Shabari by Vibhavari Shirurkar, translated from Marathi by Yashodhara Deshpande Maitra

Shabari is from a middle-class savarna family in Pune of the mid-1950s. She chooses the rebellious act of marrying Abhiram of her own choosing while continuing to support her parents with her job. Shabari faces daily humiliation from her husband, who is unsupportive of her parenting approach, and her parents, who are resentful of her working lifestyle. She eventually finds a break from her life by deciding to go on a pilgrimage even though she is an atheist. On this journey, Shabari struggles to reflect on her decisions, whether her marriage, her children, work and travel and decides that her moves in life are largely driven by her own self-interest. The novel is an insightful piece of literature on the transitions and shifting gender equations of the time after Independence. 

 

Baby Doll by Gracy, translated from Malayalam by Fathima E V 

This book is a carefully chosen set of 36 short stories from a lifetime of writing by the famed writer Gracy. The characters and storylines often revolve around the inner world of women, and their desires and encounters with the machinations and gaze of the world of men. In Cat, the narrator is convinced that his wife who has ‘cat-eyes’, is actually a cat who is pregnant by a tabby cat who lurks around the house. The story is full of striking imagery and sudden turns of narrative. In Illusory Visions, a woman encounters coffins, opens them and speaks with her deceased parents, bickering and fighting with them, until she is chastised by her dead mother for disrespecting them. Gracy’s writing is full of the uncanny, relentless in her questions about contemporary society in Kerala.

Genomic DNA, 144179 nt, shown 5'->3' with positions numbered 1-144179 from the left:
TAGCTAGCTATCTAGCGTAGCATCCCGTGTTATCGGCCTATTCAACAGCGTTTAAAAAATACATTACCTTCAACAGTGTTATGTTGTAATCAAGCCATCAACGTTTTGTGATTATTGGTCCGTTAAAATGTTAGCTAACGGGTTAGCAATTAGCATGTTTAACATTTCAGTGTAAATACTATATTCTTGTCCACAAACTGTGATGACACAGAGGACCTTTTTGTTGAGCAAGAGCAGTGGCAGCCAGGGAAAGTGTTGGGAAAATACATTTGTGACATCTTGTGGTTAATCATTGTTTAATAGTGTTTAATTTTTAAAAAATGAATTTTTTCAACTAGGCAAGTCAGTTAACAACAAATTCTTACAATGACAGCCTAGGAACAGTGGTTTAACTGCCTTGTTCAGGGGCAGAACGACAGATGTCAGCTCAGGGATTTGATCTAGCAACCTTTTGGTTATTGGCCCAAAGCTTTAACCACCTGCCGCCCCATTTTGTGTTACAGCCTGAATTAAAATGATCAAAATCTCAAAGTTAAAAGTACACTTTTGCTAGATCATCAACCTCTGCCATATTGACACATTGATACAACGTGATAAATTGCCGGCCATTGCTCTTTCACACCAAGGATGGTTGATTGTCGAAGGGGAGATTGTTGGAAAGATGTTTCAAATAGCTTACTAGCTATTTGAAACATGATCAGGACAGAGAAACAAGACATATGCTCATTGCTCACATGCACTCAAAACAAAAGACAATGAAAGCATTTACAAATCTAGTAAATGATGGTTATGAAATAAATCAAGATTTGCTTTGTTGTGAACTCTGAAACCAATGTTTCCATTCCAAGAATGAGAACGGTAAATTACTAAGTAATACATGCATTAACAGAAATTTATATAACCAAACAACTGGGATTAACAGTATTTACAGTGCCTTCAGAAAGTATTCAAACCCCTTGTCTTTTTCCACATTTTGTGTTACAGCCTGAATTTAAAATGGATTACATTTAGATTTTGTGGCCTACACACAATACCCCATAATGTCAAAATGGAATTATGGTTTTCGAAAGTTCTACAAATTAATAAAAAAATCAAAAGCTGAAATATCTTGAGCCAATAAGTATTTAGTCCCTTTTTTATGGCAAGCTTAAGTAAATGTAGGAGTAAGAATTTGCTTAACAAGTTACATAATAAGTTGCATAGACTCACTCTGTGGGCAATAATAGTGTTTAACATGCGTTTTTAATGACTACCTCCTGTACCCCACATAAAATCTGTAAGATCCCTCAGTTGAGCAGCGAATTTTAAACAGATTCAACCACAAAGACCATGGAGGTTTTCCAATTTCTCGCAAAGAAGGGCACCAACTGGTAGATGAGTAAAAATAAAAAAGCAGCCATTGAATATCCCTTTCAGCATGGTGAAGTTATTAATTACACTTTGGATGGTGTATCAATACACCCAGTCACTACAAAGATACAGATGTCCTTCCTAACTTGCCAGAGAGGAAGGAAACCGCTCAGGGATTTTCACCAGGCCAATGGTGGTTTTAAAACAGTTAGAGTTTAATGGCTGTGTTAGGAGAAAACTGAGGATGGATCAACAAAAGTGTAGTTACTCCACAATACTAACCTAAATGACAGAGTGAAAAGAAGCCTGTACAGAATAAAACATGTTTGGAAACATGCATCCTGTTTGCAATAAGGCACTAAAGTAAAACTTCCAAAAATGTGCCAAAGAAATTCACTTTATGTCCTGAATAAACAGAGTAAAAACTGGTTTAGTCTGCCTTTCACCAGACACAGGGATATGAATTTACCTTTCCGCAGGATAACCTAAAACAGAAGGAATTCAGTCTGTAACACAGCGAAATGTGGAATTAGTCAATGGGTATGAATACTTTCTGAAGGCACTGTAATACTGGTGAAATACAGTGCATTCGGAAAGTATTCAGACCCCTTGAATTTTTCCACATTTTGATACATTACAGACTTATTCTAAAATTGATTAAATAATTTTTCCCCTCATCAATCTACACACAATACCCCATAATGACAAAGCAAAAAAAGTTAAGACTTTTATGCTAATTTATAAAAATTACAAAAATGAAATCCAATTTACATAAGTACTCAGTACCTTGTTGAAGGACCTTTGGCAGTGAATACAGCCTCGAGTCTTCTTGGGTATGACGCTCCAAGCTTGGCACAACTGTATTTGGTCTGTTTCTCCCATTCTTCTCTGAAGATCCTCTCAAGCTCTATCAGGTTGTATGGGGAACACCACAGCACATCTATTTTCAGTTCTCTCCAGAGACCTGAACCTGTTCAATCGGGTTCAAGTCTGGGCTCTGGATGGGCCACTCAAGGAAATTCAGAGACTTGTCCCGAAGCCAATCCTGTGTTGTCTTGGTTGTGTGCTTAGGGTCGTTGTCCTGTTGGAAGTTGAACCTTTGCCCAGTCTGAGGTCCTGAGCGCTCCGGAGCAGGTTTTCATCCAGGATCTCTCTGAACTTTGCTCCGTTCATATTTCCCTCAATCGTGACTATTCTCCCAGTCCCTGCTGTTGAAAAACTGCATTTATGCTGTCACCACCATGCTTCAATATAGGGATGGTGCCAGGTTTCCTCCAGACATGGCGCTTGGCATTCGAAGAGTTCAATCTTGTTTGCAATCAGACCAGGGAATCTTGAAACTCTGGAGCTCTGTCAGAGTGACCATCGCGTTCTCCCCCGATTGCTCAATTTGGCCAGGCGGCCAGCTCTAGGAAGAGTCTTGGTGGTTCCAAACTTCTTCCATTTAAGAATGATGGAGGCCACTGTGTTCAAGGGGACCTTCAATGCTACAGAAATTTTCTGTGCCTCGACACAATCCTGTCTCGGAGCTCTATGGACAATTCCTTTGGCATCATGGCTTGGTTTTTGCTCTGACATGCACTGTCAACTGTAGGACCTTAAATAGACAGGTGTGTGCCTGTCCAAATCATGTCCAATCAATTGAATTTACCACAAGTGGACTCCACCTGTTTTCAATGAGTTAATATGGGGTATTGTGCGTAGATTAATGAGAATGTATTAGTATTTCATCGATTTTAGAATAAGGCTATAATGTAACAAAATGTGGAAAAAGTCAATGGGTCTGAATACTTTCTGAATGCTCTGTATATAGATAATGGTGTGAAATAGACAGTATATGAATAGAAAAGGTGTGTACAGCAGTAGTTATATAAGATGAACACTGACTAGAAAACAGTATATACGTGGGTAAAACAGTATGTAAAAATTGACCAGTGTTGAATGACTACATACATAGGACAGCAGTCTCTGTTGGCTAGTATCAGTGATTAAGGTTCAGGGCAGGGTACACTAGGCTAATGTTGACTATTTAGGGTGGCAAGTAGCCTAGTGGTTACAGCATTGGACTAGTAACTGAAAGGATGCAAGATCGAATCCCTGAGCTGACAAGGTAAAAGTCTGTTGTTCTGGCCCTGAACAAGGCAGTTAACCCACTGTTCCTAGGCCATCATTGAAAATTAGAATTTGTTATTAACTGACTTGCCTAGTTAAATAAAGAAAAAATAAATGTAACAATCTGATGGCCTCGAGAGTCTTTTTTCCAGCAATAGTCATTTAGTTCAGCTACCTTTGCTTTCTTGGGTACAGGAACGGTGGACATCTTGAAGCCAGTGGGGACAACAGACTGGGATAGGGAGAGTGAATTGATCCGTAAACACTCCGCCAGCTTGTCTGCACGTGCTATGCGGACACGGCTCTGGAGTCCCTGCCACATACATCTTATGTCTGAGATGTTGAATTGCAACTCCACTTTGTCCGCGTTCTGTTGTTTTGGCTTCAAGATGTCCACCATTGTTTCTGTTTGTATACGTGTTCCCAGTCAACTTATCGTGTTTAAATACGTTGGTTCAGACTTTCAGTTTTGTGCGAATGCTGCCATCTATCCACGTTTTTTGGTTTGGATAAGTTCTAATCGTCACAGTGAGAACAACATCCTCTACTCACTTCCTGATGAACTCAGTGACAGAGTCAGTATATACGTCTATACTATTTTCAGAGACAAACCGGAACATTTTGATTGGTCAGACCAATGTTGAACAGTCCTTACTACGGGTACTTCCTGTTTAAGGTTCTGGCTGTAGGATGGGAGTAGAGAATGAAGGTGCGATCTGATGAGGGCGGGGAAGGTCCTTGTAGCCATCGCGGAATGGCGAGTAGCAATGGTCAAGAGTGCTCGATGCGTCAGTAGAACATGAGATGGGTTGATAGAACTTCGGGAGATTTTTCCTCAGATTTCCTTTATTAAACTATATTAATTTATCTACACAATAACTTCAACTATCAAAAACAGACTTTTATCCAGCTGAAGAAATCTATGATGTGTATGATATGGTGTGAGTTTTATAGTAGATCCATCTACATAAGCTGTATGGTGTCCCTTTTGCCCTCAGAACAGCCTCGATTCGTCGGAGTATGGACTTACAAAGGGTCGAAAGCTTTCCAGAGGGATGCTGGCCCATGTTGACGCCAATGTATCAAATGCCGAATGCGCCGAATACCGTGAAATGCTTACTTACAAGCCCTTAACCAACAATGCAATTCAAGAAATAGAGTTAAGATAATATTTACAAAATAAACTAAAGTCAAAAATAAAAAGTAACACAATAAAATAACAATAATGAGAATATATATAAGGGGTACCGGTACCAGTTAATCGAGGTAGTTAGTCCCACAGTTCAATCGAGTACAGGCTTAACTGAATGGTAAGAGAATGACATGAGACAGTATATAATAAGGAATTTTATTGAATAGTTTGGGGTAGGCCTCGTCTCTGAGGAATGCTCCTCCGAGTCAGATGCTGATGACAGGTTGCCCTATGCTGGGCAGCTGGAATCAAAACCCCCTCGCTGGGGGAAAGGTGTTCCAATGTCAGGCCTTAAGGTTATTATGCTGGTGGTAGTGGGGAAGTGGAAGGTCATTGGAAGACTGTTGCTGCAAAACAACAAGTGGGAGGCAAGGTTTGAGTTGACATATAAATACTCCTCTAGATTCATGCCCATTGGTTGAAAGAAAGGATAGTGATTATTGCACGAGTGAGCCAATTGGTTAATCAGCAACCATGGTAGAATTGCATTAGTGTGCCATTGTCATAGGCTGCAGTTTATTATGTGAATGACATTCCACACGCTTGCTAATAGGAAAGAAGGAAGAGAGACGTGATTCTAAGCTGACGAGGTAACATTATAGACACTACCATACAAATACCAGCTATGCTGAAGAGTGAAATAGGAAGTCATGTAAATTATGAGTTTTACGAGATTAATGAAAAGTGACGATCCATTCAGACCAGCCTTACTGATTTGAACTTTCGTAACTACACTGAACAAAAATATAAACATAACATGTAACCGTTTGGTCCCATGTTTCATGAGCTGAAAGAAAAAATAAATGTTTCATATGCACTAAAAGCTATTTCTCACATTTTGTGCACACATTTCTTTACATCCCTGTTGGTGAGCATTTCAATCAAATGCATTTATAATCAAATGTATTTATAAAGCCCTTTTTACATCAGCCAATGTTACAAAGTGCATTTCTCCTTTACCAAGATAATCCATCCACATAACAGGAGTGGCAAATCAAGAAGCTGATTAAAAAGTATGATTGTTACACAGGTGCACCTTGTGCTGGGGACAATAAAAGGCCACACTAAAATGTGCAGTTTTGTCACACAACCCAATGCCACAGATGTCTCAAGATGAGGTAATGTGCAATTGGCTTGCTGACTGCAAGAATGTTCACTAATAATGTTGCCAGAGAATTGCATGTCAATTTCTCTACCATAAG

Season of the Shadow by Leonora Miano, translated from French by Gila Walker

One night, a village is ravaged by fire and twelve men disappear. The elders restrain the village chief from sending out a search party, and he finds himself unable to fulfill his duties as leader, even as his brother’s plans to usurp power are underway. The elderly village midwife contemplates whether the community’s response to the tragedy has disregarded their long-cherished ideals. Soon, a mysterious, dark shadow appears over the dwelling of the mothers of the vanished men who are banished to grieve by themselves. What follows is a complex web of personal struggles to make sense of the calamity, and to protect the community, and what it holds dear. Set in what is present-day Cameroon, the story renders how the lives of a small community are indelibly altered by early intrusions of the transatlantic slave trade into sub-Saharan Africa. Season of the Shadow was our pick for the translation-themed Champaca Book Subscription edition focused on Africa.